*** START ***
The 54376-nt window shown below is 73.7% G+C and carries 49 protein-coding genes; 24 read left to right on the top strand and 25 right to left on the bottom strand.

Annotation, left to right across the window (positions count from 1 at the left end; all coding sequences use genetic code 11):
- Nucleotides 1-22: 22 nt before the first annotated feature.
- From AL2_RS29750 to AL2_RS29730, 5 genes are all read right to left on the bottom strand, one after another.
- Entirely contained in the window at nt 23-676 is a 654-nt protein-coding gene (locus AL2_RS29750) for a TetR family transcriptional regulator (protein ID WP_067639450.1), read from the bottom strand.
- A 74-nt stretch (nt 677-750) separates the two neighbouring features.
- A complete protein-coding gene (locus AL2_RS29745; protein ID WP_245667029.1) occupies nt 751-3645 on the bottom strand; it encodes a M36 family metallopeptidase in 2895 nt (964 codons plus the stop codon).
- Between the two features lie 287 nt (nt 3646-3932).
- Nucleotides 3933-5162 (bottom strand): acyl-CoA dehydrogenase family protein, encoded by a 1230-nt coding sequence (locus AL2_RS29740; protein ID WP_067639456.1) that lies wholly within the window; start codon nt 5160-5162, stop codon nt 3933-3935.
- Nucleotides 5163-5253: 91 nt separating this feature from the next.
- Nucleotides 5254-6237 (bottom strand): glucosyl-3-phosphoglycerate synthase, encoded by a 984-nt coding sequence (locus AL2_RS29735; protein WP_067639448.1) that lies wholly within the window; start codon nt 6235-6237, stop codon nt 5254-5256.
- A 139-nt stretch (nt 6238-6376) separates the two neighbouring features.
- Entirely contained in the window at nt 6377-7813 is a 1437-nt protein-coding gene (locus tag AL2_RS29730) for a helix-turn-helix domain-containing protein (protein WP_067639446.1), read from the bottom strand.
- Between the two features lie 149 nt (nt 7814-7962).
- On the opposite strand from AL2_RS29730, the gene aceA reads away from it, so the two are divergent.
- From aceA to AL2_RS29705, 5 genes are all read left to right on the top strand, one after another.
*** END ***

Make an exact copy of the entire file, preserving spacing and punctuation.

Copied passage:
The 54376-nt window shown below is 73.7% G+C and carries 49 protein-coding genes; 24 read left to right on the top strand and 25 right to left on the bottom strand.

Annotation, left to right across the window (positions count from 1 at the left end; all coding sequences use genetic code 11):
- Nucleotides 1-22: 22 nt before the first annotated feature.
- From AL2_RS29750 to AL2_RS29730, 5 genes are all read right to left on the bottom strand, one after another.
- Entirely contained in the window at nt 23-676 is a 654-nt protein-coding gene (locus AL2_RS29750) for a TetR family transcriptional regulator (protein ID WP_067639450.1), read from the bottom strand.
- A 74-nt stretch (nt 677-750) separates the two neighbouring features.
- A complete protein-coding gene (locus AL2_RS29745; protein ID WP_245667029.1) occupies nt 751-3645 on the bottom strand; it encodes a M36 family metallopeptidase in 2895 nt (964 codons plus the stop codon).
- Between the two features lie 287 nt (nt 3646-3932).
- Nucleotides 3933-5162 (bottom strand): acyl-CoA dehydrogenase family protein, encoded by a 1230-nt coding sequence (locus AL2_RS29740; protein ID WP_067639456.1) that lies wholly within the window; start codon nt 5160-5162, stop codon nt 3933-3935.
- Nucleotides 5163-5253: 91 nt separating this feature from the next.
- Nucleotides 5254-6237 (bottom strand): glucosyl-3-phosphoglycerate synthase, encoded by a 984-nt coding sequence (locus AL2_RS29735; protein WP_067639448.1) that lies wholly within the window; start codon nt 6235-6237, stop codon nt 5254-5256.
- A 139-nt stretch (nt 6238-6376) separates the two neighbouring features.
- Entirely contained in the window at nt 6377-7813 is a 1437-nt protein-coding gene (locus tag AL2_RS29730) for a helix-turn-helix domain-containing protein (protein WP_067639446.1), read from the bottom strand.
- Between the two features lie 149 nt (nt 7814-7962).
- On the opposite strand from AL2_RS29730, the gene aceA reads away from it, so the two are divergent.
- From aceA to AL2_RS29705, 5 genes are all read left to right on the top strand, one after another.